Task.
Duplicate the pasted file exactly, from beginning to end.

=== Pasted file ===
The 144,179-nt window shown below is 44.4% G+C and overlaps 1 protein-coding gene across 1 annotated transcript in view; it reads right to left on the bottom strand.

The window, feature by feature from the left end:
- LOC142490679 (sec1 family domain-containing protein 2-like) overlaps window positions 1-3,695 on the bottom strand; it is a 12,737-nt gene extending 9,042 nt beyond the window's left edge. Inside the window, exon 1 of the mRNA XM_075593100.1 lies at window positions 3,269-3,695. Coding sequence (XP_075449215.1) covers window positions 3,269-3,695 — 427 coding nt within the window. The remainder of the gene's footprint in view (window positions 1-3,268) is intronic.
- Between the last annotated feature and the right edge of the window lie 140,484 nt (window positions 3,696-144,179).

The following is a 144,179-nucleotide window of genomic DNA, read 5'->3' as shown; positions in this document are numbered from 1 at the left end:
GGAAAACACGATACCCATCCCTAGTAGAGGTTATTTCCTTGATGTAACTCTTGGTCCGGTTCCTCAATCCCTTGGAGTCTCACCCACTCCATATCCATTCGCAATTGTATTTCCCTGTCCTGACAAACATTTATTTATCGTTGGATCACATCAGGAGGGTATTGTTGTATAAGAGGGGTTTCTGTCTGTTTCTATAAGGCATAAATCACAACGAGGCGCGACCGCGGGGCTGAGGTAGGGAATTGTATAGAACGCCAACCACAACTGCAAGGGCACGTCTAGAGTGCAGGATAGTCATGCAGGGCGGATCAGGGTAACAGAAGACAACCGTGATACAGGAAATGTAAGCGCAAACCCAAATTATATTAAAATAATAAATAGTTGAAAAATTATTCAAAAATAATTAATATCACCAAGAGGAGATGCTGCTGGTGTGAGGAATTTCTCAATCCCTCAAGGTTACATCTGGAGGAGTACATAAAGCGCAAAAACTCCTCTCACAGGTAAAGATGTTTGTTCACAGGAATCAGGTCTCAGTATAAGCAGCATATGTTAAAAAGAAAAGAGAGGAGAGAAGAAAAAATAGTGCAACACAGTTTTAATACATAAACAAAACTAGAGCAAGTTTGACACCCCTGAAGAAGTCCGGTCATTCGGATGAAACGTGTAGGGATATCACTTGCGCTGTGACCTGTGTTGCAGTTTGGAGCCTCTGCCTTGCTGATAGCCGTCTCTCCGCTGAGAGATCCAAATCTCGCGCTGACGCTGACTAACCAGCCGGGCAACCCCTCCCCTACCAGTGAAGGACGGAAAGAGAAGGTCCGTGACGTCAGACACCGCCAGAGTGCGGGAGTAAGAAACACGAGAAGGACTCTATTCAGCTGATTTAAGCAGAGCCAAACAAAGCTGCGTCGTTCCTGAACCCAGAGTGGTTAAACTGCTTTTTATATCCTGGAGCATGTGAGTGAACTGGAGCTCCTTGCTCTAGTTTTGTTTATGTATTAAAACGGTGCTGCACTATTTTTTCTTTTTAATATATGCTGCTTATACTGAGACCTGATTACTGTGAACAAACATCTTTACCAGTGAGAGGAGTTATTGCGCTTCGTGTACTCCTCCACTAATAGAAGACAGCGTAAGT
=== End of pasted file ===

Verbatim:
The 144,179-nt window shown below is 44.4% G+C and overlaps 1 protein-coding gene across 1 annotated transcript in view; it reads right to left on the bottom strand.

The window, feature by feature from the left end:
- LOC142490679 (sec1 family domain-containing protein 2-like) overlaps window positions 1-3,695 on the bottom strand; it is a 12,737-nt gene extending 9,042 nt beyond the window's left edge. Inside the window, exon 1 of the mRNA XM_075593100.1 lies at window positions 3,269-3,695. Coding sequence (XP_075449215.1) covers window positions 3,269-3,695 — 427 coding nt within the window. The remainder of the gene's footprint in view (window positions 1-3,268) is intronic.
- Between the last annotated feature and the right edge of the window lie 140,484 nt (window positions 3,696-144,179).

The following is a 144,179-nucleotide window of genomic DNA, read 5'->3' as shown; positions in this document are numbered from 1 at the left end:
GGAAAACACGATACCCATCCCTAGTAGAGGTTATTTCCTTGATGTAACTCTTGGTCCGGTTCCTCAATCCCTTGGAGTCTCACCCACTCCATATCCATTCGCAATTGTATTTCCCTGTCCTGACAAACATTTATTTATCGTTGGATCACATCAGGAGGGTATTGTTGTATAAGAGGGGTTTCTGTCTGTTTCTATAAGGCATAAATCACAACGAGGCGCGACCGCGGGGCTGAGGTAGGGAATTGTATAGAACGCCAACCACAACTGCAAGGGCACGTCTAGAGTGCAGGATAGTCATGCAGGGCGGATCAGGGTAACAGAAGACAACCGTGATACAGGAAATGTAAGCGCAAACCCAAATTATATTAAAATAATAAATAGTTGAAAAATTATTCAAAAATAATTAATATCACCAAGAGGAGATGCTGCTGGTGTGAGGAATTTCTCAATCCCTCAAGGTTACATCTGGAGGAGTACATAAAGCGCAAAAACTCCTCTCACAGGTAAAGATGTTTGTTCACAGGAATCAGGTCTCAGTATAAGCAGCATATGTTAAAAAGAAAAGAGAGGAGAGAAGAAAAAATAGTGCAACACAGTTTTAATACATAAACAAAACTAGAGCAAGTTTGACACCCCTGAAGAAGTCCGGTCATTCGGATGAAACGTGTAGGGATATCACTTGCGCTGTGACCTGTGTTGCAGTTTGGAGCCTCTGCCTTGCTGATAGCCGTCTCTCCGCTGAGAGATCCAAATCTCGCGCTGACGCTGACTAACCAGCCGGGCAACCCCTCCCCTACCAGTGAAGGACGGAAAGAGAAGGTCCGTGACGTCAGACACCGCCAGAGTGCGGGAGTAAGAAACACGAGAAGGACTCTATTCAGCTGATTTAAGCAGAGCCAAACAAAGCTGCGTCGTTCCTGAACCCAGAGTGGTTAAACTGCTTTTTATATCCTGGAGCATGTGAGTGAACTGGAGCTCCTTGCTCTAGTTTTGTTTATGTATTAAAACGGTGCTGCACTATTTTTTCTTTTTAATATATGCTGCTTATACTGAGACCTGATTACTGTGAACAAACATCTTTACCAGTGAGAGGAGTTATTGCGCTTCGTGTACTCCTCCACTAATAGAAGACAGCGTAAGT